Ms. Heinz Kerry established The Teresa Heinz Scholars for Environmental Research program provides enhancement support for doctoral dissertation and master's thesis (or project) research; created The John Heinz Environmental Fellows Program for students enrolled in United Negro College Fund (UNCF) institutions; and co-authored This Moment on Earth with her husband, Senator John Kerry. As co-founder of the Alliance to End Childhood Lead Poisoning (now called the Alliance for Healthy Homes), she has focused attention and action on the link between the environment and health.
Named by the UTNE Reader to its list of 100 Visionaries, Ms. Heinz Kerry has been recognized by numerous awards for her environmental leadership, including the World Ecology Award from the International Center for Tropical Ecology at the University of Missouri and the Shades of Green award from the Green Building Alliance.
Founder, New York Restoration Project
Celebrated entertainer Bette Midler founded the New York Restoration Project (NYRP) in 1995 in the belief that clean, green neighborhoods are fundamental to the quality of life, and that every community in New York City deserves an oasis of natural beauty.
Accomplishments include establishing 57 gardens, cleaning over 400 acres; transforming an illegal dumping ground into a new 5-acre public park on the Harlem River, and giving over 10,000 economically disadvantaged youngsters free environmental education and recreational programs. NYRP recently announced a partnership with Mayor Michael Bloomberg's PlaNYC and the NYC Department of Parks & Recreation to Launch MillionTreesNYC, an initiative to plant one million trees in the City.
Ms. Midler's award-winning career as a performer spans stage, screen, and recording studio. She received a Grammy for her platinum-selling album, The Divine Miss M; a Tony Award for her appearance at Broadway's Palace Theatre, and two Oscar nominations. She received two Emmy Awards, one for her touching farewell song to Johnny Carson on his final broadcast as host of The Tonight Show. In March 2008 she opened in Las Vegas to rave reviews. Per The New York Times, "Like all great showgirls, she may wear sequins like a second skin, but the woman underneath is all flesh and blood, humor and heart."
Jean Clark, Norma Dana, Marguerite Purnell, Betsy Barlow Rogers and Phyllis Wagner
Central Park Conservancy
By 1980, Central Park's 843 acres were mired in a cycle of neglect. Inadequate funding led to disrepair and crime, leading many New Yorkers to abandon the park. But Elizabeth Barlow Rogers was determined to restore Manhattan's crown jewel, and the first public park built in the U. S., to its former luster. With New York City Parks Commissioner Gordon Davis and four other dynamic women who shared her vision - Norma Dana, Jean Clark, Marguerite Purnell and Phyllis Wagner* - she established the Central Park Conservancy.
Ms. Rogers became the first president of this innovative public-private partnership. The Conservancy's park-wide restoration effort embraced public lawns including Sheep Meadow, magnificent architectural structures like Bethesda Fountain, and gardens, including the Conservatory Gardens. The historic Dairy became a visitor center. The Conservancy also funds many public programs in the Park, from cultural series, to sports and recreation activities, to. educational programs nurturing the next generation of Park stewards.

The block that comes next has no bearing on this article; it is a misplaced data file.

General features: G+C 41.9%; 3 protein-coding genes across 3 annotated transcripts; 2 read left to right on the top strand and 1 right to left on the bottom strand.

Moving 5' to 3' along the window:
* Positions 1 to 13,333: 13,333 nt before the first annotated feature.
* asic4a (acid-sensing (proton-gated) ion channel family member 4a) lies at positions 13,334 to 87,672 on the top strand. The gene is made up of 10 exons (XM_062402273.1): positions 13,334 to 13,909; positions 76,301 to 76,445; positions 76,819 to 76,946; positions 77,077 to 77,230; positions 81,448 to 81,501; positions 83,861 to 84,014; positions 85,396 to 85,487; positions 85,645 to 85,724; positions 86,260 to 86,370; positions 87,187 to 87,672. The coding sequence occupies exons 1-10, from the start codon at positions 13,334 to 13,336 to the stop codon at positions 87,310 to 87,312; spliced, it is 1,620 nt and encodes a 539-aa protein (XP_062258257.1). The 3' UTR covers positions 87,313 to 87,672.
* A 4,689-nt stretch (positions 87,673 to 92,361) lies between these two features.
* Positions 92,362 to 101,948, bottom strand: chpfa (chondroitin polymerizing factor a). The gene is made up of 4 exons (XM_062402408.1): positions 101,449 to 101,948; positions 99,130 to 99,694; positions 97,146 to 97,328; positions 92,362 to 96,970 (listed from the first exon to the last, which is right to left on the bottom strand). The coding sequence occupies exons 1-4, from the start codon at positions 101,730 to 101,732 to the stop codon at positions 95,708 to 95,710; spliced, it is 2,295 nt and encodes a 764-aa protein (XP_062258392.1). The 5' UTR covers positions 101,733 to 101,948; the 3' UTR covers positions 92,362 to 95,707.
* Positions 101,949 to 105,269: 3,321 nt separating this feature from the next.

Today, more than 25 million people, both New Yorkers and visitors from around the globe, enjoy Central Park each year. The Conservancy model has set new standards of excellence in park care, with parks across the city and around the world replicating the model. Its Founding Women inspired a lasting legacy, ensuring that Central Park will be a refuge and haven for future generations.
President of the National Resources Defense Council (NRDC)
Frances Beinecke is the president of the National Resources Defense Council (NRDC). Under her leadership, the organization has launched a new strategic campaign that sharply focuses NRDC's efforts on curbing global warming, moving America beyond oil, reviving the world's oceans, saving endangered wild places, stemming the tide of toxic chemicals and accelerating the greening of China.
Ms. Beinecke has worked with NRDC for more than 30 years. Prior to becoming the president in 2006, she served as the organization's executive director for eight years, presiding over a rapid expansion of staff, membership and organizational capabilities. She also worked as a member of NRDC's water and coastal program, fighting to protect marine ecosystems from offshore oil and gas development and advocating for sound coastal land use.
Ms. Beinecke received a bachelor's degree from Yale University and a master's degree from the Yale School of Forestry and Environmental Studies. She now co-chairs the Leadership Council of the Yale School of Forestry, is a member of the Yale School of Management's Advisory Board and a former member of the Yale Corporation.
Ms. Beinecke has received the Rachel Carson Award from the National Audubon Society, the Distinguished Alumni Award from Yale School of Forestry & Environmental Studies, the Annual Conservation Award from the Adirondack Council, and the Robert Marshall Award from the Wilderness Society.
Founder and Executive Director of Sustainable South Bronx
Majora Carter is an internationally renowned urban revitalization strategy consultant, real estate developer, and Peabody Award winning broadcaster. From 2001-8, she founded and led Sustainable South Bronx and through it, was responsible for the creation and successful implementation of numerous green-infrastructure projects, policies, and job training & placement systems. Majora built on that foundation with innovative ventures and insights into urban economic developments designed to help move Americans out of poverty. In 2012, she co-founded Startup Box South Bronx, a technology education and entrepreneurship program in, and for the South Bronx community, designed to seed the ground for community participation in accessible and lucrative economic growth trends. She continually sets new sta